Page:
Dr. Aaron Titus | Department of Physics, High Point University
PHY1050      Astronomy of Stars, Galaxies, and the Cosmos
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absorption and emission

When the light from an incandescent light bulb (you know, the kind you probably use in your lamps), is bent by a prism or grating, the result is a continuous spectrum like the one shown below.

However, light from a star passes through the gas in the star's atmosphere before it reaches us. This gas absorbs some of the wavelengths (or colors) of the light but not all wavelengths are absorbed. The wavelengths absorbed by the gas depends on the elements in the gas. As a result, the light that we see (the light that made it through the gas without being absorbed) is void of some of the colors. For example, we might see something like the spectrum shown below which is called an absorption spectrum.

Here's the really cool thing!Those dark absorption lines tell us the composition of the gas that makes up the star's atmosphere.

Not only can a gas absorb light, it can also give off light. If atoms in a gas are excited to high energy, perhaps by colliding with one another, then when those atoms lose energy, they give off light. Here's the really cool thing! They give off exactly the same colors of light that they absorb. The resulting spectrum is called an emission spectrum and is shown below. Notice that the bright lines in the emission spectrum correspond exactly to the dark lines in the absorption spectrum.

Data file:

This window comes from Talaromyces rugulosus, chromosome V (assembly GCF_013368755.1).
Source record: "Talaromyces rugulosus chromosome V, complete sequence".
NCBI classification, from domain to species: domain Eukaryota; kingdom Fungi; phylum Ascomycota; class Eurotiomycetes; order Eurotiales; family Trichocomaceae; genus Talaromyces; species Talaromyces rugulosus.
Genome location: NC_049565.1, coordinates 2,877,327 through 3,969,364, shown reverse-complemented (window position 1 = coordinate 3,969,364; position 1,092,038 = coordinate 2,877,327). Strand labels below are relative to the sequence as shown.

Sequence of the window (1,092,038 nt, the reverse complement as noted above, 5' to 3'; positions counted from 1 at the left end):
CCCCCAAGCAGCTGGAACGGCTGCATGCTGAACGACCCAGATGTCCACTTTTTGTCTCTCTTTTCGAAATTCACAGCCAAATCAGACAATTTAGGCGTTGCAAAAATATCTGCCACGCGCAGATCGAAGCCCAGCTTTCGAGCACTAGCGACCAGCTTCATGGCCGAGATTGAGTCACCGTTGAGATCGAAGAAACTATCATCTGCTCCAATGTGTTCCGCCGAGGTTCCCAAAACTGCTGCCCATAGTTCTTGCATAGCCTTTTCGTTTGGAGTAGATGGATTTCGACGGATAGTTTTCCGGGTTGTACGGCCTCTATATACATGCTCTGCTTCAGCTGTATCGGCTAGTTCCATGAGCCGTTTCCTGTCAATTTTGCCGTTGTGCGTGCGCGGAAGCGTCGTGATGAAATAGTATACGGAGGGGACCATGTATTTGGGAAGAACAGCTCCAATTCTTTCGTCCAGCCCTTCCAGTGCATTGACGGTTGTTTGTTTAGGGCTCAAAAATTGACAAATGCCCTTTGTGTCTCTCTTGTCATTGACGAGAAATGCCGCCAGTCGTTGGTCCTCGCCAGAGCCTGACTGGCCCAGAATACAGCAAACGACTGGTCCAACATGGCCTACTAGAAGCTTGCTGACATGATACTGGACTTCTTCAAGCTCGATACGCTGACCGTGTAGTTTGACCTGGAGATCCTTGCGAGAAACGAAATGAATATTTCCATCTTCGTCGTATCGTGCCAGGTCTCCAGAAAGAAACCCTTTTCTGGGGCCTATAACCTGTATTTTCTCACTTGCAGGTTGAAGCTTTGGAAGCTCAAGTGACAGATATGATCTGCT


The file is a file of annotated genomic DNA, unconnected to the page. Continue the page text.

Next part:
Each element emits and absorbs its own unique set of spectral lines (or colors).

That means that the colors (or wavelengths) absorbed by the atmosphere of the star tells us what elements it's composed of. All we have to do is look at the light to know what it's made of--no spacecraft necessary! The spectrum of an element is like a fingerprint that gives us a clue to the existence of that element in the star.

For example, the above absorption and emission spectra are unique to hydrogen (H). If you use a telescope, grating, and CCD camera to collect an absorption spectrum from a star and if you notice that those dark lines corresponding to red (656.2 nm), green (486.2 nm), violet (434.1 nm), and violet (410.2 nm) are present in the spectrum, then you know that H exists in the atmosphere of the star.

You should be able to identify from a picture of the spectrum whether it is a continuous spectrum, absorption spectrum, or emission spectrum. You should also know that the wavelengths of lines in the emission or absorption spectrum allows us to identify the elements (i.e. types of atoms) in the gas.

Diffraction Grating

This simulation by Bruce Sherwood shows how emission and absorption spectra are produced.






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